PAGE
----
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Lake Tennyson facts for kids

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Mt Kruse northern spur 432
Lake Tennyson as seen from the south

Lake Tennyson (elevation 1,102 metres or 3,615 feet) is a glacial high-country lake in Canterbury, New Zealand. The first European settler to see the lake was Frederick Weld in 1853, who also named it. The headwaters of the Clarence River are just to the north, and the river flows through Lake Tennyson.


Sir Frederick Aloysius Weld
Frederick Weld, who first saw Lake Tennyson in 1853, in circa 1865

Lake Tennyson was discovered by Frederick Weld in 1853; Weld was the inaugural member of parliament for the Wairau electorate. The nearby Mount Weld is named for Weld, who climbed the mountain in March 1855. The reason for Weld exploring the area was his search for an overland route between Nelson and Canterbury for driving sheep. The lake is assumed to be named for the poet Alfred, Lord Tennyson. Weld described the lake as follows:

Lake Tennyson in beauty far surpasses anything that I have ever seen in New Zealand.

—Frederick Weld


Lake Tennyson (25725365350)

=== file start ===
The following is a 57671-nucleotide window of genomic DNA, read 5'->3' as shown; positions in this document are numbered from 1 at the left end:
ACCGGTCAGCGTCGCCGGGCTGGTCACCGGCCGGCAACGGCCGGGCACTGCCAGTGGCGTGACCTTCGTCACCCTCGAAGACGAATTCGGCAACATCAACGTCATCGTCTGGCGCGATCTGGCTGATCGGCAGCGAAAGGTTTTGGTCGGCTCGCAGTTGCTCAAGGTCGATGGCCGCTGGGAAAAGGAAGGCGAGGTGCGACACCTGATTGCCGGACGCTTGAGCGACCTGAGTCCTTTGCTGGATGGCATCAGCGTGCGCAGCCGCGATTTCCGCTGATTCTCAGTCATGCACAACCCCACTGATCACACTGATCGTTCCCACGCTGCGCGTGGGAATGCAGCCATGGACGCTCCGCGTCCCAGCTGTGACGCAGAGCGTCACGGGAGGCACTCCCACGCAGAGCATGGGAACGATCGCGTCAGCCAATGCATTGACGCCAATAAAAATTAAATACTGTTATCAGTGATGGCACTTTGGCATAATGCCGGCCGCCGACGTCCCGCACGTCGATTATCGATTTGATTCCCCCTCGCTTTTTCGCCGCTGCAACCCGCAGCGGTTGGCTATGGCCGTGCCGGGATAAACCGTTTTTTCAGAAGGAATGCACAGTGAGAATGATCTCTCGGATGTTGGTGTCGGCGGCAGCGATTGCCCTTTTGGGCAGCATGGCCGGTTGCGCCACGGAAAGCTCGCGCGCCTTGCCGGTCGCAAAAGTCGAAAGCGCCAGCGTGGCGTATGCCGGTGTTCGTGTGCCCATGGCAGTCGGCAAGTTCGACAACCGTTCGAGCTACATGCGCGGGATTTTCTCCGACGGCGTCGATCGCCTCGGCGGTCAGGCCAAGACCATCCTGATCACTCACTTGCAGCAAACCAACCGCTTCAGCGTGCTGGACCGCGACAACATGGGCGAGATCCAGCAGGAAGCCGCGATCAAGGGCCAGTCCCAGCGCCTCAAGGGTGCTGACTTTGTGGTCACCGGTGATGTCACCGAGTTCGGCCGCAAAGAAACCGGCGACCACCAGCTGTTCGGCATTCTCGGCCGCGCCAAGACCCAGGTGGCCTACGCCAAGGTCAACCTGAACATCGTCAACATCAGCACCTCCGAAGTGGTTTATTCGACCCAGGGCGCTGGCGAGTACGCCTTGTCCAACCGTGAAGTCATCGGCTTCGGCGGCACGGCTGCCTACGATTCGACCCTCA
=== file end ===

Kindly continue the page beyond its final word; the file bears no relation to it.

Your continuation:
Camping shelter at Lake Tennyson

The small glacial lake is 1,102 metres (3,615 ft) above sea level. A broad moraine with a number of tarns (i.e. mountain pools) forms the downstream side of the lake. There is a basic camp ground provided by the Department of Conservation next to the lake, free to use on a first come, first served basis. The lake's perimeter is approximately 7.5 kilometres (4.7 mi) and can be walked, but wading in the lake is required in places.


Lake Tennyson is located within the headwaters of the Clarence River; the river flows through the lake. Lake Tennyson is framed by the St James Range to the west, and the Crimea Range to the east.

Lake Tennyson is part of Molesworth Station, New Zealand's largest farm. Access from Hanmer Springs (43 kilometres or 27 miles) is on Clarence Valley Road via Jacks Pass, and then Tophouse Road along the Clarence River to the Maling Pass car park. The Clarence River is crossed via bridge at the car park and after a short drive on the Rainbow Road, the access road to the lake is signposted on the left. This route is suitable for two-wheel drives.

The alternative access is from Saint Arnaud (75 kilometres or 47 miles). Just east of the township, the route turns right off State Highway 63 onto Rainbow Road (also known as Wairau–Hanmer Springs Hydro Road). This route follows the Wairau River to Island Saddle, which is New Zealand's highest legal road at 1,347 metres (4,419 ft). From there, it is 5.5 kilometres (3.4 mi) to the turn off to Lake Tennyson. This road is suitable for four-wheel drives only, has seasonal access restrictions, and a toll applies that is payable at Rainbow Station.

The Maling Pass car park in close proximity to Lake Tennyson is the most common start point for those who want to explore the St James Cycle Trail.

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